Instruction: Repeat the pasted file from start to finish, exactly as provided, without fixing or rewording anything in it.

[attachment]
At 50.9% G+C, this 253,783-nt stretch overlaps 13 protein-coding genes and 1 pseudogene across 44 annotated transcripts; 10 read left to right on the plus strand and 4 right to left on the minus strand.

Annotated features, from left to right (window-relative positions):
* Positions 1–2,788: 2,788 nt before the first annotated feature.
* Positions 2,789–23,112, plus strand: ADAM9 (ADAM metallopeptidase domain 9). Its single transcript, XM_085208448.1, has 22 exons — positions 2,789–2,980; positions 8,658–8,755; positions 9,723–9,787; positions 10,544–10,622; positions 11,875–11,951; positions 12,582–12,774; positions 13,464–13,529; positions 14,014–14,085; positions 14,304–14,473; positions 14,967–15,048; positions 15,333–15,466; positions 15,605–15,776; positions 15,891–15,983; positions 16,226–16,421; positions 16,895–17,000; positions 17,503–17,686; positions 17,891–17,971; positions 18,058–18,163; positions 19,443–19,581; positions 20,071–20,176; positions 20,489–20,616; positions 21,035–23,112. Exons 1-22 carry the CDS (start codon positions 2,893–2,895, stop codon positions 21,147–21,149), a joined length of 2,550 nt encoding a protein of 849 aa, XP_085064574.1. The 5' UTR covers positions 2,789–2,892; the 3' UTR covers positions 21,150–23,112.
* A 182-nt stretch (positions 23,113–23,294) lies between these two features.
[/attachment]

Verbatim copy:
At 50.9% G+C, this 253,783-nt stretch overlaps 13 protein-coding genes and 1 pseudogene across 44 annotated transcripts; 10 read left to right on the plus strand and 4 right to left on the minus strand.

Annotated features, from left to right (window-relative positions):
* Positions 1–2,788: 2,788 nt before the first annotated feature.
* Positions 2,789–23,112, plus strand: ADAM9 (ADAM metallopeptidase domain 9). Its single transcript, XM_085208448.1, has 22 exons — positions 2,789–2,980; positions 8,658–8,755; positions 9,723–9,787; positions 10,544–10,622; positions 11,875–11,951; positions 12,582–12,774; positions 13,464–13,529; positions 14,014–14,085; positions 14,304–14,473; positions 14,967–15,048; positions 15,333–15,466; positions 15,605–15,776; positions 15,891–15,983; positions 16,226–16,421; positions 16,895–17,000; positions 17,503–17,686; positions 17,891–17,971; positions 18,058–18,163; positions 19,443–19,581; positions 20,071–20,176; positions 20,489–20,616; positions 21,035–23,112. Exons 1-22 carry the CDS (start codon positions 2,893–2,895, stop codon positions 21,147–21,149), a joined length of 2,550 nt encoding a protein of 849 aa, XP_085064574.1. The 5' UTR covers positions 2,789–2,892; the 3' UTR covers positions 21,150–23,112.
* A 182-nt stretch (positions 23,113–23,294) lies between these two features.